Our winter roller-coaster is mostly an average ride

There has been some snow and some cold weather, but the season is shaping up to be rather unremarkable


Officially, winter has another week to run in Baltimore. But it felt more like summer yesterday as the temperature soared to 84 degrees.

Shorts and shirtsleeves appeared like blossoms on the streets, along with a few eager trees and bulbs that burst into flower.

The high at Baltimore-Washington International Thurgood Marshall Airport climbed 31 degrees above the long-term average for the date. But it was not quite enough to topple the record of 85 degrees, set March 13, 1990.

The unseasonable heat caps a roller-coaster winter that probably will fade into the record books looking unremarkably average.

"The numbers were all about normal," said John Darnley, a meteorologist at the National Weather Service's Sterling, Va., forecast office. Even the season's snowfall was close to average for Baltimore, Darnley said, but it was a disappointment for skiers such as himself.

"There was just the one storm [in February] that produced most of it," he said. "I didn't go skiing once this winter, and normally I average 10 times."

The warm weather is over for now. A cold front was expected to sweep through the region before dawn today, with gusty winds and a chance for an early-morning rattle of thunder.

Forecasters called for near-normal highs in the 50s for the rest of this week, slipping below normal - into the 40s with sunshine - for the weekend. Overnight lows will drop below freezing.

For the next 10 days, Baltimore is likely to be cooler than normal, and dry, Darnley said. "That's not a good thing, because we have been a little dry. You don't want to keep this trend going into the summer."

Eighty-degree weather in March does not necessarily portend a hot summer. The outlook from the national Climate Prediction Center shows no clear trends for temperatures or precipitation from June through August.

Yesterday was the hottest day in Baltimore since Sept. 23, when the mercury at BWI reached 93 degrees. And it was the first 80-degree weather since Sept. 26.

Darnley credited a strong flow of warm, moist air from the Gulf states.

"We've got this strong area of low pressure over the Great Lakes," he said, "and a southwest flow is bringing all this warm air right up into the region."

The warm air was rushing in ahead of an advancing cold front that extended south and west from the low - the same front that produced a string of deadly Midwest tornadoes late Sunday and early yesterday.

Highs reached the 80s yesterday all along the Middle Atlantic Coast. In Virginia, Richmond reported 85 degrees, and Norfolk reported 82. It was 84 in Washington.

The winter began with a respectable 6 inches of snow in December at BWI. It came in small increments, but the total was well above the month's long-term average of 1.7 inches.

Rough start

It was cold, too, averaging 34 degrees - 2.7 degrees colder than the norm. So it looked like the start of a rough winter.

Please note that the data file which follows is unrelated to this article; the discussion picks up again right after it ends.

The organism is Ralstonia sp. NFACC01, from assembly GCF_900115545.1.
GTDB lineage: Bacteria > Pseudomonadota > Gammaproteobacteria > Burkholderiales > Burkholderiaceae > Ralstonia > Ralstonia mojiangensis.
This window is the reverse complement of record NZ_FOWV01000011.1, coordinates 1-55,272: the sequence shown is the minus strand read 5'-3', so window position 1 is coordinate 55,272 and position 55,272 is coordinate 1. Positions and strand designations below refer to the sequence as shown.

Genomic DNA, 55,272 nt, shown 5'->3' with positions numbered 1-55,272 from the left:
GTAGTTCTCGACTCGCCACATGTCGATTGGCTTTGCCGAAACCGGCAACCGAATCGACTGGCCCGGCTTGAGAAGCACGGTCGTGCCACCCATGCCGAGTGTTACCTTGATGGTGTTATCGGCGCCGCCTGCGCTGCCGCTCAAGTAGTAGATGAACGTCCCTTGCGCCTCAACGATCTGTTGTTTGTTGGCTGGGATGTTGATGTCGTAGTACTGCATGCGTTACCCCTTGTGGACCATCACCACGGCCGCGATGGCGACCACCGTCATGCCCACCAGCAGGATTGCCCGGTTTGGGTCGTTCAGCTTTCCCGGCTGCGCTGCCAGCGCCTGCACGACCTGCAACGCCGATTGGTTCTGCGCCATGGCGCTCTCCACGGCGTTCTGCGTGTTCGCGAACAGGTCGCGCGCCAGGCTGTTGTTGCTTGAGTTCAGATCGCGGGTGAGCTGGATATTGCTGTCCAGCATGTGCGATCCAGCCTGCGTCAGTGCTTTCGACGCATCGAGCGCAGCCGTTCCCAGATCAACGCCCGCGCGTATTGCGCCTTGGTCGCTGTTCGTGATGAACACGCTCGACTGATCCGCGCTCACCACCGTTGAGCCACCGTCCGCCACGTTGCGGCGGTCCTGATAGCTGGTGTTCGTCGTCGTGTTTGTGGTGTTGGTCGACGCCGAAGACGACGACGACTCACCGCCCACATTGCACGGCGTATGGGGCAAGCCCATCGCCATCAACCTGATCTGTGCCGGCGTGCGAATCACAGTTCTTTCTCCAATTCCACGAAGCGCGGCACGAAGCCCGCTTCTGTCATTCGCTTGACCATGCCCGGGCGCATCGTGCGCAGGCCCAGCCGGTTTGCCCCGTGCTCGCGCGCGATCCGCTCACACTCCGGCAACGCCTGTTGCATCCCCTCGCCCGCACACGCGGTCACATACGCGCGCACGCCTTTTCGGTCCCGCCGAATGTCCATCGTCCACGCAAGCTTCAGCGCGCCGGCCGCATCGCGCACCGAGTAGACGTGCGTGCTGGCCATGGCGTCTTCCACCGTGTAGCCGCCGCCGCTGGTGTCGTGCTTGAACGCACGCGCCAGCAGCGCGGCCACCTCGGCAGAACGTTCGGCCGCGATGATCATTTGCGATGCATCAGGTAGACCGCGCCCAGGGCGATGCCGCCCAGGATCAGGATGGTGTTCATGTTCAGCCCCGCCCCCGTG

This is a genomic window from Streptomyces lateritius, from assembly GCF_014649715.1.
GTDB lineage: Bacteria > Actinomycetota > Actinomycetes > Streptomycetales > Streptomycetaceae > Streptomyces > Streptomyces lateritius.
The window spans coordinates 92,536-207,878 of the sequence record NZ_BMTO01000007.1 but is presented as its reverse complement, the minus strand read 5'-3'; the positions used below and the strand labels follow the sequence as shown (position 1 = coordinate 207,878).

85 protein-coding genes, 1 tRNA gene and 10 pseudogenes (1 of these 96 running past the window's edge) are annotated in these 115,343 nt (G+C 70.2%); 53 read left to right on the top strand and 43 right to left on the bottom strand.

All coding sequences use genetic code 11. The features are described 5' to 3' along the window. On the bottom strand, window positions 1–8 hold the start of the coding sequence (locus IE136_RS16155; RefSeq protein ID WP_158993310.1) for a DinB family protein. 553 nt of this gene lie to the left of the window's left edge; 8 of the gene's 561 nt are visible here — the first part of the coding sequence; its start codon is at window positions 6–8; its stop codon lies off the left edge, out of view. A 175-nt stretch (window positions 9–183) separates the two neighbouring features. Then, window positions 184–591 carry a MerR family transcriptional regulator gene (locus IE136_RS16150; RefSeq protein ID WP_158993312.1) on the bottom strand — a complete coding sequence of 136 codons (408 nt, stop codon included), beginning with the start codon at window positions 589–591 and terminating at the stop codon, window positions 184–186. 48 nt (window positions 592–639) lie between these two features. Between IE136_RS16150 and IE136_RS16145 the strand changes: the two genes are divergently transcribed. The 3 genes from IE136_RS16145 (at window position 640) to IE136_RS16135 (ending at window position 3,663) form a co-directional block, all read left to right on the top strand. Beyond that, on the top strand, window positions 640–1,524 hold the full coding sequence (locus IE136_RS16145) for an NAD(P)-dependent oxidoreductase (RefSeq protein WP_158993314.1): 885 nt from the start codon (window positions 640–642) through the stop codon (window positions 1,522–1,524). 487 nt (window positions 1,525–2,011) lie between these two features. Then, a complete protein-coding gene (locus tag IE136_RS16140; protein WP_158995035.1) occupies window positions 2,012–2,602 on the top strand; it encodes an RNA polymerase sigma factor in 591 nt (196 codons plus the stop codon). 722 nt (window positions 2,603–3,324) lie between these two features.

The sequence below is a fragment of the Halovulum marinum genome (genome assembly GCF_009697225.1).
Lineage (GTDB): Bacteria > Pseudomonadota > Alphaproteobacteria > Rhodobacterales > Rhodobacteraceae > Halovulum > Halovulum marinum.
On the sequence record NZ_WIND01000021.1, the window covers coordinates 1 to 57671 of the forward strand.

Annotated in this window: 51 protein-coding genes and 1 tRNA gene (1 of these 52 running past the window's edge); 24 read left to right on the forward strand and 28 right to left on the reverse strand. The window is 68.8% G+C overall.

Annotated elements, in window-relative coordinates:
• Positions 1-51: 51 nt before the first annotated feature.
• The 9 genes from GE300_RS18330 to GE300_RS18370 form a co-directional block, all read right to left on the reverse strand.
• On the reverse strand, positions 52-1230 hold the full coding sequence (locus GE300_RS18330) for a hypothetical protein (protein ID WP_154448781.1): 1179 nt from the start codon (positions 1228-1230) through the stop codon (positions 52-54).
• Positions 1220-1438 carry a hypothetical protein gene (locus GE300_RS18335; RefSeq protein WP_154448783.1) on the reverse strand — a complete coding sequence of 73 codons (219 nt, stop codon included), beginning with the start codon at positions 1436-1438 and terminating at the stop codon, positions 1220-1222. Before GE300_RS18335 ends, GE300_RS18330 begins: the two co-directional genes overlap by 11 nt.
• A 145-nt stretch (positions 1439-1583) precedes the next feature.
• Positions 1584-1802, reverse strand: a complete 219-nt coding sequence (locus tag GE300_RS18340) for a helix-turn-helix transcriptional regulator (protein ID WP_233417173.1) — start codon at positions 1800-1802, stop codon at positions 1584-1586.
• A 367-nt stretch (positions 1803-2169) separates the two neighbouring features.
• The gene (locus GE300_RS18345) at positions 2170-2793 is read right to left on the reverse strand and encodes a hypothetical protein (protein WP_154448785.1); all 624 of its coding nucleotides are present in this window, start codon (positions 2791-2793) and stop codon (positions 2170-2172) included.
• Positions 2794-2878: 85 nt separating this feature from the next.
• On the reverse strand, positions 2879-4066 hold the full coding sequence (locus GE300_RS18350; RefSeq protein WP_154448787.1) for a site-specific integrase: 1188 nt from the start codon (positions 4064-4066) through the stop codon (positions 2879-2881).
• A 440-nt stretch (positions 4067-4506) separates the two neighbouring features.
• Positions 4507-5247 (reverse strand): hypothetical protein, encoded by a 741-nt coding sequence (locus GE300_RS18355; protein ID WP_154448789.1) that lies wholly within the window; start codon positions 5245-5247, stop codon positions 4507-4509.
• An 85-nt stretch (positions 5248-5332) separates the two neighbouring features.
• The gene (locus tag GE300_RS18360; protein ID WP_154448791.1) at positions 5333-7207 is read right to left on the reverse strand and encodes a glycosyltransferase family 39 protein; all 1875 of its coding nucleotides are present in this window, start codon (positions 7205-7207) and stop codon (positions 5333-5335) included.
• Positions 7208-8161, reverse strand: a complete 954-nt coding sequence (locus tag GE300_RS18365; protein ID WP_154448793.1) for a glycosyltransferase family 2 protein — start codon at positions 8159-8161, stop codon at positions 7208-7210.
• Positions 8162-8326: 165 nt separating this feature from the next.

But after Dec. 15, the snow stopped, and the flow of air across the continent shifted. The intrusions of cold, arctic air from Canada were replaced by a steady flow of milder Pacific air from west to east across the country.

Warm January

Temperatures in January averaged 41.5 degrees at BWI, making it the third-warmest January in Baltimore since 1950 - 9 degrees above the 30-year average for the month, and 7 degrees warmer than December.

Precipitation fell as rain, not snow. BWI saw only a trace of snow in January - the first time that has happened since 1973. And it was the sixth January without measurable snow since recordkeeping for snow began here in 1883.

`Degree days'

The mild weather was money in our pockets. Heating "degree days" - a temperature-based measure of heating demand - were 28 percent lower than average at BWI in January.

The mild weather persisted into early February. But the spell was broken on Feb. 11 and 12 as a classic nor'easter swept up the East Coast.

Snowy weekend

The weekend snowstorm dropped 13.1 inches at the airport, double the long-term average of 6.4 inches for the entire month. But some places just west and north of Baltimore saw as much as 20 inches.

Schools closed that Monday, but the cleanup was fast and life across the region quickly returned to normal. The impact was far greater elsewhere. New York City, for example, set an all-time snowfall record in Central Park, with 26.9 inches.

The National Climate Data Center later ranked the storm a Category 3 on the new Northeast Snowfall Impact Scale, 20th on the list of the worst Northeast snowstorms since 1948.

Temperatures dropped in February, too, reaching the winter's low of 12 degrees Feb. 19. But eight days in February topped 50 degrees, and the one big snowstorm was the last of the winter.

19.6 inches of snow

The season's snowfall stands at 19.6 inches, less than 2 inches above the long-term average of 18 inches for Baltimore.

Temperatures from December through February averaged about 2.5 degrees above average for the season. Precipitation was close to normal, too.

For the whole season, the number of heating degree days is running about 10 percent below the long-term averages. Despite the mild weather, higher prices for oil, gas and electricity pushed heating costs skyward.frank.roylance@baltsun.com

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